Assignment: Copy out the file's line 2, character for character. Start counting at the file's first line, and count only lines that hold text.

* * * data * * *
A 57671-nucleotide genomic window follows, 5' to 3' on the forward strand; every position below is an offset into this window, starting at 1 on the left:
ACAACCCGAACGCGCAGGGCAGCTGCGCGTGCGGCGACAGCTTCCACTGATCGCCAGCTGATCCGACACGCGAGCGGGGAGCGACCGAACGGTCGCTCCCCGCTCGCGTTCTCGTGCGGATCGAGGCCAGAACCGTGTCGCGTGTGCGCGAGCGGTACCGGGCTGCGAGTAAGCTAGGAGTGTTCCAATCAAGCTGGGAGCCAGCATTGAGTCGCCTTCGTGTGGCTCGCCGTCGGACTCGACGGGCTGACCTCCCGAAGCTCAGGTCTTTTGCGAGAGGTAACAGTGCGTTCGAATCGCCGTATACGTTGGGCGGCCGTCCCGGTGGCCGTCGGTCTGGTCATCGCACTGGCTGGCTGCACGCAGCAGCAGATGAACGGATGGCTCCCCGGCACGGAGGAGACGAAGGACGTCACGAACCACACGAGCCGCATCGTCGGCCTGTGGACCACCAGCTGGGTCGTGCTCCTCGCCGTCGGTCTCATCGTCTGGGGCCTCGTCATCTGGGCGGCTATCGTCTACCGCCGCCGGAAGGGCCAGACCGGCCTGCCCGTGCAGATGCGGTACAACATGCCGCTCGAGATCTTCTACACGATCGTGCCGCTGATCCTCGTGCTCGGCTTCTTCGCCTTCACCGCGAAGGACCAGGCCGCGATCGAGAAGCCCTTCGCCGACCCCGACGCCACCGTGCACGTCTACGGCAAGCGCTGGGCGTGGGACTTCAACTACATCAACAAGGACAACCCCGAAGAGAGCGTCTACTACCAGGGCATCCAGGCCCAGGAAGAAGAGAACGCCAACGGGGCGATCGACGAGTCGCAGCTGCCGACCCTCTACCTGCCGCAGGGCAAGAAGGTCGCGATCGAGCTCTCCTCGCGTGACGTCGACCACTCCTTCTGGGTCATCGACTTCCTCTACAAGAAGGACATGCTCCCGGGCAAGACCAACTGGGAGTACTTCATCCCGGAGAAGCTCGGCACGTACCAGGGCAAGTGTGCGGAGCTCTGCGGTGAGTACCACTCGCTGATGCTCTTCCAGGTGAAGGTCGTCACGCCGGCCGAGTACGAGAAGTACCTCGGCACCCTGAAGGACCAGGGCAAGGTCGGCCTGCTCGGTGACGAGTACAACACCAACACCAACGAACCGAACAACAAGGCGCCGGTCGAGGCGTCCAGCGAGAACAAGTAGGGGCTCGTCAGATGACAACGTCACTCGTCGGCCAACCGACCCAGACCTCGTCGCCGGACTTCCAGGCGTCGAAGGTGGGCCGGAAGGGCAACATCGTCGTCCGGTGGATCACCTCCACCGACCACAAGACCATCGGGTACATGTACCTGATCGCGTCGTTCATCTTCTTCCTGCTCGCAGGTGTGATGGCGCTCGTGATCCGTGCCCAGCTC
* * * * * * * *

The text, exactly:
ACAACCCGAACGCGCAGGGCAGCTGCGCGTGCGGCGACAGCTTCCACTGATCGCCAGCTGATCCGACACGCGAGCGGGGAGCGACCGAACGGTCGCTCCCCGCTCGCGTTCTCGTGCGGATCGAGGCCAGAACCGTGTCGCGTGTGCGCGAGCGGTACCGGGCTGCGAGTAAGCTAGGAGTGTTCCAATCAAGCTGGGAGCCAGCATTGAGTCGCCTTCGTGTGGCTCGCCGTCGGACTCGACGGGCTGACCTCCCGAAGCTCAGGTCTTTTGCGAGAGGTAACAGTGCGTTCGAATCGCCGTATACGTTGGGCGGCCGTCCCGGTGGCCGTCGGTCTGGTCATCGCACTGGCTGGCTGCACGCAGCAGCAGATGAACGGATGGCTCCCCGGCACGGAGGAGACGAAGGACGTCACGAACCACACGAGCCGCATCGTCGGCCTGTGGACCACCAGCTGGGTCGTGCTCCTCGCCGTCGGTCTCATCGTCTGGGGCCTCGTCATCTGGGCGGCTATCGTCTACCGCCGCCGGAAGGGCCAGACCGGCCTGCCCGTGCAGATGCGGTACAACATGCCGCTCGAGATCTTCTACACGATCGTGCCGCTGATCCTCGTGCTCGGCTTCTTCGCCTTCACCGCGAAGGACCAGGCCGCGATCGAGAAGCCCTTCGCCGACCCCGACGCCACCGTGCACGTCTACGGCAAGCGCTGGGCGTGGGACTTCAACTACATCAACAAGGACAACCCCGAAGAGAGCGTCTACTACCAGGGCATCCAGGCCCAGGAAGAAGAGAACGCCAACGGGGCGATCGACGAGTCGCAGCTGCCGACCCTCTACCTGCCGCAGGGCAAGAAGGTCGCGATCGAGCTCTCCTCGCGTGACGTCGACCACTCCTTCTGGGTCATCGACTTCCTCTACAAGAAGGACATGCTCCCGGGCAAGACCAACTGGGAGTACTTCATCCCGGAGAAGCTCGGCACGTACCAGGGCAAGTGTGCGGAGCTCTGCGGTGAGTACCACTCGCTGATGCTCTTCCAGGTGAAGGTCGTCACGCCGGCCGAGTACGAGAAGTACCTCGGCACCCTGAAGGACCAGGGCAAGGTCGGCCTGCTCGGTGACGAGTACAACACCAACACCAACGAACCGAACAACAAGGCGCCGGTCGAGGCGTCCAGCGAGAACAAGTAGGGGCTCGTCAGATGACAACGTCACTCGTCGGCCAACCGACCCAGACCTCGTCGCCGGACTTCCAGGCGTCGAAGGTGGGCCGGAAGGGCAACATCGTCGTCCGGTGGATCACCTCCACCGACCACAAGACCATCGGGTACATGTACCTGATCGCGTCGTTCATCTTCTTCCTGCTCGCAGGTGTGATGGCGCTCGTGATCCGTGCCCAGCTC